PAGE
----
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Blog

Earth’s cousin, alien intelligence, Galileo’s game and more

Illustration of Kepler-186f

Artist’s illustration of Kepler-186f. (Courtesy: NASA/SETI Institute/JPL-Caltech)

By Tushna Commissariat

Early last week, astronomers announced that they had found the first Earth-sized exoplanet that is comfortably within the habitable zone of its parent star, using NASA’s Kepler telescope. The new planet, dubbed Kepler-186f, is a close cousin of the Earth as it has a radius that is only 10% larger than that of the Earth, meaning that it could have liquid water on its surface, allowing for the tantalizing possibility of some form of life to exist upon it. At last count, Kepler has now discovered and confirmed 1706 exoplanets.

So it was rather interesting to come across two stories that looked at the implications of life beyond our planetary neighbourhood. Paul Gilster, who writes the Centauri Dreams blog had a rather interesting post on how artists and illustrators need to work with scientists to depict each new exoplanet, to make the images look visually stunning, while still being scientifically accurate. Gilster also talks specifically about the image (see above) that illustrates the newly found Kepler-186f.

The New Yorker’s science writer David Berreby instead ponders upon what exactly would constitute “intelligence” when it comes to a form of alien life that may be discovered. He talks about how it is easy to think of aliens that mimic humans in every way and looks at the merits of changing our perceptions and criteria for what makes up a measure of intelligence.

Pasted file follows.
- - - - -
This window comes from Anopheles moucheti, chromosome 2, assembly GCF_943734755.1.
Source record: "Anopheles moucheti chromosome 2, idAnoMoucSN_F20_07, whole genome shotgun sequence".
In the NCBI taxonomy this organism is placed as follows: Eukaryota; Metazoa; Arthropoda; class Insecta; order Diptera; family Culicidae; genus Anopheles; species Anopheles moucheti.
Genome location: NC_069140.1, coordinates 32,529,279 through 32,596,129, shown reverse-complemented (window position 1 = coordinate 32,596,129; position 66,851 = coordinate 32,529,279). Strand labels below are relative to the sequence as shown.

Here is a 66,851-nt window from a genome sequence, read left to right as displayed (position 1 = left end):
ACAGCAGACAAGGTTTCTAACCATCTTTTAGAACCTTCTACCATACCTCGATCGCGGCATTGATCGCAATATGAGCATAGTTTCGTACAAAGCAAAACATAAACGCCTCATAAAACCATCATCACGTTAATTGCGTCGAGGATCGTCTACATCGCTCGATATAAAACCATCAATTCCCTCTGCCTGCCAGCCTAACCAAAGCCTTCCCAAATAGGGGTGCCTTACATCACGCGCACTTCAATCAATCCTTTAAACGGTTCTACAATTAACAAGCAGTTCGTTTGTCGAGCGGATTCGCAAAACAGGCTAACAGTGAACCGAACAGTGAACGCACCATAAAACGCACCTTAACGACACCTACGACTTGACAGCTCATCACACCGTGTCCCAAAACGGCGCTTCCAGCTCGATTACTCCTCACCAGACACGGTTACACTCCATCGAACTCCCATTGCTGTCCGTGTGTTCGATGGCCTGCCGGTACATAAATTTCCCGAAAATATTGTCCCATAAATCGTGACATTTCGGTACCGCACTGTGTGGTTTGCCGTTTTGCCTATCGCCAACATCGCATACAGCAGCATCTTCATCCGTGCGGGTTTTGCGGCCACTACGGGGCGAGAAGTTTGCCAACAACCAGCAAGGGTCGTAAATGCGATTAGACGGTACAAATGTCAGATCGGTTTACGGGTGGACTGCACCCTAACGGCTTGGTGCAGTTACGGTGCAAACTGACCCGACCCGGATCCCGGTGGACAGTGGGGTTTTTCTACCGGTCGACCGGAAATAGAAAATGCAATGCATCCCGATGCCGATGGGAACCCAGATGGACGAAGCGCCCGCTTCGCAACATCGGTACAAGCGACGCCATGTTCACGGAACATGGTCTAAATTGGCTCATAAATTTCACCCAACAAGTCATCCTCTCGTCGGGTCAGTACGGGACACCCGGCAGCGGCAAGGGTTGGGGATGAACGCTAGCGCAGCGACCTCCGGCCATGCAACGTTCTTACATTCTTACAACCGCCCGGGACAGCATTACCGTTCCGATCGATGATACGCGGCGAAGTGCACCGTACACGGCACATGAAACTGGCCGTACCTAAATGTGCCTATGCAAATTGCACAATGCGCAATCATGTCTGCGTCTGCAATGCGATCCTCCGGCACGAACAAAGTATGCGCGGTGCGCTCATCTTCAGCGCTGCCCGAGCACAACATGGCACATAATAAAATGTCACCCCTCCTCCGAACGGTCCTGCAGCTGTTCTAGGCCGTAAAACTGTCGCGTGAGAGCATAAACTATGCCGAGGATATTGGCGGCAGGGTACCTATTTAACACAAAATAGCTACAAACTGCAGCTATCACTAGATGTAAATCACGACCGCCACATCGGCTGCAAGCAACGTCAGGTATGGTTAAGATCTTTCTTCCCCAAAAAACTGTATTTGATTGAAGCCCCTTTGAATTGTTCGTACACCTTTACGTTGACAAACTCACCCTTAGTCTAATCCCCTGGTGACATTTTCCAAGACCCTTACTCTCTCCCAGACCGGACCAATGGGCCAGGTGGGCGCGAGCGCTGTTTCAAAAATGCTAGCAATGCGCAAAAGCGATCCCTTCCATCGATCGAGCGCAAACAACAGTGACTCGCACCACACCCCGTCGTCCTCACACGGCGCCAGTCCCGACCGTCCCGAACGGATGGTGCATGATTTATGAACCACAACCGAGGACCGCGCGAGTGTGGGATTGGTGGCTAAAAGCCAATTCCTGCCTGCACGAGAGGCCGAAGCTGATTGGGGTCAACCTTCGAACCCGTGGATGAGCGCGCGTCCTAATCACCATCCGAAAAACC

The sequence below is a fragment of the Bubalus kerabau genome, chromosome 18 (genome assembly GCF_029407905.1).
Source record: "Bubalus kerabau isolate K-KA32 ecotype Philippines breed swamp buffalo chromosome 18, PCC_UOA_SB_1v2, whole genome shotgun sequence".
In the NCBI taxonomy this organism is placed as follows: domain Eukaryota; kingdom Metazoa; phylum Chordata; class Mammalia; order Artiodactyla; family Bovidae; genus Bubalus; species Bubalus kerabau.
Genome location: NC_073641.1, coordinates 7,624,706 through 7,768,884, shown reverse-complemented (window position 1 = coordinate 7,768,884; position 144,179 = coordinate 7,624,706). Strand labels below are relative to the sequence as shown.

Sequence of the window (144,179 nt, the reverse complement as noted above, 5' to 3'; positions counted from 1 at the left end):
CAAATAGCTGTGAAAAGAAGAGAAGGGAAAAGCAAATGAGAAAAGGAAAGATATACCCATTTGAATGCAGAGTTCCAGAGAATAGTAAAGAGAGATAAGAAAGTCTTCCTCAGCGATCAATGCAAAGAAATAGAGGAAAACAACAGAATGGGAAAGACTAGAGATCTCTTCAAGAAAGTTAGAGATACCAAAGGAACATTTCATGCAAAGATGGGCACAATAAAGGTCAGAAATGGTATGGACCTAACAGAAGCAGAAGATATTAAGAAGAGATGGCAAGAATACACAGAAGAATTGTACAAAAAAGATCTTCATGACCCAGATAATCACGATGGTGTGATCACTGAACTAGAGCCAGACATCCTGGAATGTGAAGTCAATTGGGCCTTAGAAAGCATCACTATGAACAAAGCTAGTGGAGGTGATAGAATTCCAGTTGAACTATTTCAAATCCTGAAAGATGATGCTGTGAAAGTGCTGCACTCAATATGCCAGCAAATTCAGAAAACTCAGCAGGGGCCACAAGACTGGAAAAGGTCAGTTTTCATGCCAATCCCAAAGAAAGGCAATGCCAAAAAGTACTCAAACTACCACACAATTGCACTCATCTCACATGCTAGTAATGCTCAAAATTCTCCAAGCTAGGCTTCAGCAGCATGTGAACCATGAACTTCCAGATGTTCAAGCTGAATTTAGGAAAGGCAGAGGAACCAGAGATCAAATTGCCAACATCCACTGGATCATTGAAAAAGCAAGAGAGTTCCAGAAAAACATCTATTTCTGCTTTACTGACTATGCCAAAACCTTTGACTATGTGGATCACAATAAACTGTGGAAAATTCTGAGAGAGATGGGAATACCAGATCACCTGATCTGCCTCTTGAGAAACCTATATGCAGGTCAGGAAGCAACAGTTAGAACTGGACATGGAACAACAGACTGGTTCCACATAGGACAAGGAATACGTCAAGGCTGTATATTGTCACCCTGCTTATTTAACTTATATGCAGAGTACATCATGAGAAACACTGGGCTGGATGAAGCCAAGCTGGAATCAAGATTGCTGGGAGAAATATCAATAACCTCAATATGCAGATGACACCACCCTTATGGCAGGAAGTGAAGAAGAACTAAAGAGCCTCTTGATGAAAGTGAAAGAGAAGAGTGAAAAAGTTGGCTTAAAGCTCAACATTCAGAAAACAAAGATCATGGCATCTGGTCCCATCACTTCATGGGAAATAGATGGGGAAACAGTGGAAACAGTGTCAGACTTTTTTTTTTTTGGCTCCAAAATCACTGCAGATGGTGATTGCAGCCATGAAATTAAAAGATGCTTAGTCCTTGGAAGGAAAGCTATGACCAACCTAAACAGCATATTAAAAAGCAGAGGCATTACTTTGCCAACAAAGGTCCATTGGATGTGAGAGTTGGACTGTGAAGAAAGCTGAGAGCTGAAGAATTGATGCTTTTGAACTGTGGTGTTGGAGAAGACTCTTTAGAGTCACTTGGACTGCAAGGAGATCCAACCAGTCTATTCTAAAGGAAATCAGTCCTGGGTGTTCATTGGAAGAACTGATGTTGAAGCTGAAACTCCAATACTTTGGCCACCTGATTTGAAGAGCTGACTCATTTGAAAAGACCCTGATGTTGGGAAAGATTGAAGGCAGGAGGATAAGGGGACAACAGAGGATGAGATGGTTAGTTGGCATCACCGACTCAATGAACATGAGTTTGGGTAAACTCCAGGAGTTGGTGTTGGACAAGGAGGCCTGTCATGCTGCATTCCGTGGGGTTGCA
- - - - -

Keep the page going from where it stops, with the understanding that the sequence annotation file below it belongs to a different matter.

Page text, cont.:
And once you have considered that deep and complex question, take a look at what may possibly be one of the earliest papers published on the notion of space–time and the ability to manipulate it. John Ptak, who writes the Ptak Science Books blog, came across a 1885 Nature paper that he says is “the most probable source for H G Wells’ earliest inspirational source for thinking that would result in such classics as The Time Machine”.

On a lighter note, in this amusing and informative article on the Wired website titled “Galileo got game: 5 things you didn’t know about the physics of basketball”, physicist and writer Aatish Bhatia takes a deeper look at some of the common moves that are used by basketball players, as well as explaining why sometimes a basketball is lighter than it is!

For some weekend browsing take a look at a new report that suggests physicists seem to be the most hard-working when it comes to research and teaching and see how to be an astrotourist in Chile. And then for some adventure, take a look at this new real-time Google Maps app called “HerdTracker” that follows the migration of wildebeest across the Serengeti and Masai Mara regions.

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